The cotton from Liberty of London are made with a plain weave, indeed the most basic one (criss-cross pattern).
When today, most of cotton fabrics are made of short and thick staples, those from Liberty of London have thin and long staples. Meaning, concretely, that it is a bit closer to silk, which is much thinker and longer (indeed a yarn). Indeed, “Tana Lawn” refers to Lake Tana (Ethiopia), where a buyer from Liberty discovered those high quality cotton plants.
What does mean long? The staples of an average cotton are cc. 2.5 cm / 1″ long, even less. For the extra-long, it can be 3.5 cm / 1.5″ or more.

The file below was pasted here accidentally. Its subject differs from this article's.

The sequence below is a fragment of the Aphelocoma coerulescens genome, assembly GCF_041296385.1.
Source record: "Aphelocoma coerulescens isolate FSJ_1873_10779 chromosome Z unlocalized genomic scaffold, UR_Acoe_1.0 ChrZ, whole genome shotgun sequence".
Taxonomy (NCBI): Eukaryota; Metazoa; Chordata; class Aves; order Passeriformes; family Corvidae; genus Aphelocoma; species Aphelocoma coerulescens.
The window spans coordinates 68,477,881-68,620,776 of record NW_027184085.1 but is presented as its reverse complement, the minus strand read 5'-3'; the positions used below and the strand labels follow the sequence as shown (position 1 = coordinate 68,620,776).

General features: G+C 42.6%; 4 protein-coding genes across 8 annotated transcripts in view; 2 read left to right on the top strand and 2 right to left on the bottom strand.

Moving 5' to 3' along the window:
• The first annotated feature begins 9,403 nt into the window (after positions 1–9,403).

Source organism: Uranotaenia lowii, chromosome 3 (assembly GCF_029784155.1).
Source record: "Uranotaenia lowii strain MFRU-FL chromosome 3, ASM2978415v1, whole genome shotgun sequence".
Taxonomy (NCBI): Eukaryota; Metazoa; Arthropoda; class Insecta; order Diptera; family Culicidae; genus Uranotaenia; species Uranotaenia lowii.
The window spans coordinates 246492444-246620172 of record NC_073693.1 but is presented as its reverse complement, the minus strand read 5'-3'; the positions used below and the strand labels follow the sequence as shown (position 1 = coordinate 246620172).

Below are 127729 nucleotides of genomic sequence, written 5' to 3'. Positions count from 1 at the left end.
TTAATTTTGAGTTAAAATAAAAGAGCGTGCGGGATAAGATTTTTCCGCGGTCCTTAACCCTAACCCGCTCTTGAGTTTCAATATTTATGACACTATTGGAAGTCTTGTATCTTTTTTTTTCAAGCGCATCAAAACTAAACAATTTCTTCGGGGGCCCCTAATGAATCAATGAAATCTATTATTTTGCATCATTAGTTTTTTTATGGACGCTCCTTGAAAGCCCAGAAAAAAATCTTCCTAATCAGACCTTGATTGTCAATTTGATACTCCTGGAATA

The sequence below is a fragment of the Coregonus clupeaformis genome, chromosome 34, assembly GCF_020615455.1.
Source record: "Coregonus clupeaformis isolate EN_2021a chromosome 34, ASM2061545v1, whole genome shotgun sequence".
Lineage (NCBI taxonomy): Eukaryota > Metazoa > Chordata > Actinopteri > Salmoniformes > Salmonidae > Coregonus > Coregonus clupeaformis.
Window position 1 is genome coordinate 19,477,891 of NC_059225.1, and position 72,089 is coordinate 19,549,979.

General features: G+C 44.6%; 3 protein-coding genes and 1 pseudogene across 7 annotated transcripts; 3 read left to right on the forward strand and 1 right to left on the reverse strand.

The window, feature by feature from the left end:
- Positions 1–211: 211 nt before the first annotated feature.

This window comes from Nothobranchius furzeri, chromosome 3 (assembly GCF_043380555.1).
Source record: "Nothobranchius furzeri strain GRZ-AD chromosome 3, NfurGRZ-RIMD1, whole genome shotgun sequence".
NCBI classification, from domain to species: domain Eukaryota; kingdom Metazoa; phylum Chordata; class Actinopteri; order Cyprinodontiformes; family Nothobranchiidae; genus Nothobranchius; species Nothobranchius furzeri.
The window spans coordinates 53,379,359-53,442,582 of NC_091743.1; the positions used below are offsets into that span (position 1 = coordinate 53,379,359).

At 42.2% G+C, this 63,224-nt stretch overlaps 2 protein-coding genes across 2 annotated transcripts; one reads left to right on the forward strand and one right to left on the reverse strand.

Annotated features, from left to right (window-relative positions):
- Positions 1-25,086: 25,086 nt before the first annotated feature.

The long staples enable to make a thiner and more solid threads. And since the threads are thiner, the fabric is softer, and more dense, though thin. Dense here means weaved with a higher thread count (number of thread per square cm or inch). Basically, it’s the same when comparing sheep wool with Cashmere wool.
This explains why the cotton fabrics from Liberty of London are thin, silky, solid, robust, durable, and even wrinkle / crease less